WeWork has had a big impact on how people work together in shared office spaces, and that has had a big impact on the company’s valuation (a cool $20 billion). But the efforts to move from shared workspaces to shared living spaces (WeLive)—with communal kitchens and, of course, ping pong tables—hasn’t really taken off. Bloomberg’s Ellen Huet on What Life Is Like Inside WeWork’s Communal Housing Project: “Black mugs in the apartments urge tenants to Live Better Together, and the housekeepers pushing carts down the hallways wear black T-shirts that read, Do What You Love. Both are WeWork slogans. Some of the décor is best viewed at a distance: The record player on the eighth floor is never plugged in, and thousands of books in the building’s lounges have red $1 sale stickers on them from the Strand, a venerable New York bookstore.” The success of WeLive seems to depend on the idea that millennials are, at their core, a different species than the humans that came before them. Aside from a penchant for ironic t-shirts and an over-enthusiasm for facial hair, I think we’ll find that millennials are just like the rest of us.
With many high school seniors (and their parents) in the throes of college application season, the NYT shares a few realities that will either make them feel better, or send them racing to rewrite their personal statement one more time. What Colleges Want in an Applicant (Everything). “Rejection stings. But say these words aloud: The admissions process isn’t fair. Like it or not, colleges aren’t looking to reel in the greatest number of straight-A students who’ve taken seven or more Advanced Placement courses. A rejection isn’t really about you; it’s about a maddening mishmash of competing objectives.”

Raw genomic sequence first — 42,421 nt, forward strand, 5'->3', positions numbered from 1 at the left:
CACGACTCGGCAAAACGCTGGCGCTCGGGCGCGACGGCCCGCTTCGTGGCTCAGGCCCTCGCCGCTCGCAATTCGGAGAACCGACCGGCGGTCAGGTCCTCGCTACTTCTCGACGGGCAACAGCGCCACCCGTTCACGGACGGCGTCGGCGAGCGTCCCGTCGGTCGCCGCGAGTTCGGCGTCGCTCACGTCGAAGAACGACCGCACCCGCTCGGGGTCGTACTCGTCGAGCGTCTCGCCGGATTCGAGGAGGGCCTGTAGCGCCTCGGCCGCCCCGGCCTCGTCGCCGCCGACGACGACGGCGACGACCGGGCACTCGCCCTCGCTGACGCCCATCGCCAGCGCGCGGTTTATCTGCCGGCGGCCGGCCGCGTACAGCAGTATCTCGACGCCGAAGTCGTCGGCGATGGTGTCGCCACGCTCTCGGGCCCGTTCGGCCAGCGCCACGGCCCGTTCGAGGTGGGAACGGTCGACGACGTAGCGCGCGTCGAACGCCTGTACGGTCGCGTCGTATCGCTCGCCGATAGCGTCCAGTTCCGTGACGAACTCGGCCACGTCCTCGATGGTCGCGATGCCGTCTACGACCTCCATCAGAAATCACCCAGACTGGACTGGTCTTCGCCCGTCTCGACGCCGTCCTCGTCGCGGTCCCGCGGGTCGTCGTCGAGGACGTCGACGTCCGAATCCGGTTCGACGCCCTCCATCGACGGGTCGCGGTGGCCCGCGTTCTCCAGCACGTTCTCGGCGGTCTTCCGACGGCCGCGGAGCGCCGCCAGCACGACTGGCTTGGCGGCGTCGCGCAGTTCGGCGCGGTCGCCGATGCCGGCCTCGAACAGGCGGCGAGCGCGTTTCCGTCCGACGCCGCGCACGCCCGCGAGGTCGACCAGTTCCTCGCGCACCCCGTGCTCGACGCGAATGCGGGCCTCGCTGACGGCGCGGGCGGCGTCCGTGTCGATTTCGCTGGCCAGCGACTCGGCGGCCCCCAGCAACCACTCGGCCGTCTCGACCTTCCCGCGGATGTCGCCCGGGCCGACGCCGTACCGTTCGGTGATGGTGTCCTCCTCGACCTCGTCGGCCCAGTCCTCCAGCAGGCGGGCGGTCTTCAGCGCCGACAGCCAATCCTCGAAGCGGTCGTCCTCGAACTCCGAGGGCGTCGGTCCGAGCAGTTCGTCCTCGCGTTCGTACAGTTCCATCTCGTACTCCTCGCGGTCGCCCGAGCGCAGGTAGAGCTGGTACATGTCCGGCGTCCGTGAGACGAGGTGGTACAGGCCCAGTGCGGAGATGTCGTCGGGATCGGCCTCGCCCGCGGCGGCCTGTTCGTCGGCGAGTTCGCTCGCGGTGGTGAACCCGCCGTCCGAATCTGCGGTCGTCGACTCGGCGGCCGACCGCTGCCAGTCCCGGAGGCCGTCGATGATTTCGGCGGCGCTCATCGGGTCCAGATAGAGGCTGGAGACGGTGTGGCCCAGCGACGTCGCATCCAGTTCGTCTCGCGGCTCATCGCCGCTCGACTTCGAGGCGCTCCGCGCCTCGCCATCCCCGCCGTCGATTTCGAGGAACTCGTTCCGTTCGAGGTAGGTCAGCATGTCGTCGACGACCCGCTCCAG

“At 20 percent, we’re very, very competitive with the rest of the world. You’re going to see growth and you’re going to see jobs and you’re going to see really wages going up.” NPR: Republicans Propose Big Tax Cuts, But Target Popular Deductions.
+ CNN: What’s in the House tax bill?
+ WaPo: The state of the American tax system, in 8 charts.
+ “The basic idea is that while most economists believe corporate taxes are primarily paid by owners of capital (that is, people who own stock in corporations) in the form of lower profits, a sizable minority, including White House chief economist Kevin Hassett, think that a large share of the tax is paid by workers in the form of lower wages.” Vox: The House Republican tax bill, explained.
+ In other economic news, president Trump just nominated Jerome Powell to be the next Fed Chair.
“Sexual harassment is about power, not sex, and it has taken women of extraordinary power to overcome the disadvantage that most accusers face.” The Harvey Weinstein case feels like it could be a watershed moment for sexual harassment accusations. The New Yorker’s Jane Mayer looks at some of the reasons why, with some help from Anita Hill. “People often believe the myth that only conventionally beautiful women are harassed—and so it didn’t seem that far-fetched to people that this would happen to beautiful starlets who we all know and love.”
Of all the people celebrating the Houston Astros World Series win over the LA Dodgers (and being a Giants fan from the Bay Area, I know a lot of those people), Ben Reiter might be feeling the most pride this morning. Back in 2014, when the Astros, well, sucked, Reiter wrote a cover story for Sports Illustrated in which he explained how the struggling team would rise to power and bring home a World Series win in 2017. “There are rebuilding projects … and there’s what the Astros are trying: an unprecedented burn-the-house-down overhaul. There are innovative front offices … and there is Houston’s, which includes a Nerd Cave led by a former blackjack dealer turned rocket scientist. Can it work? By October 2017, it might seem silly to ask.” Unreal.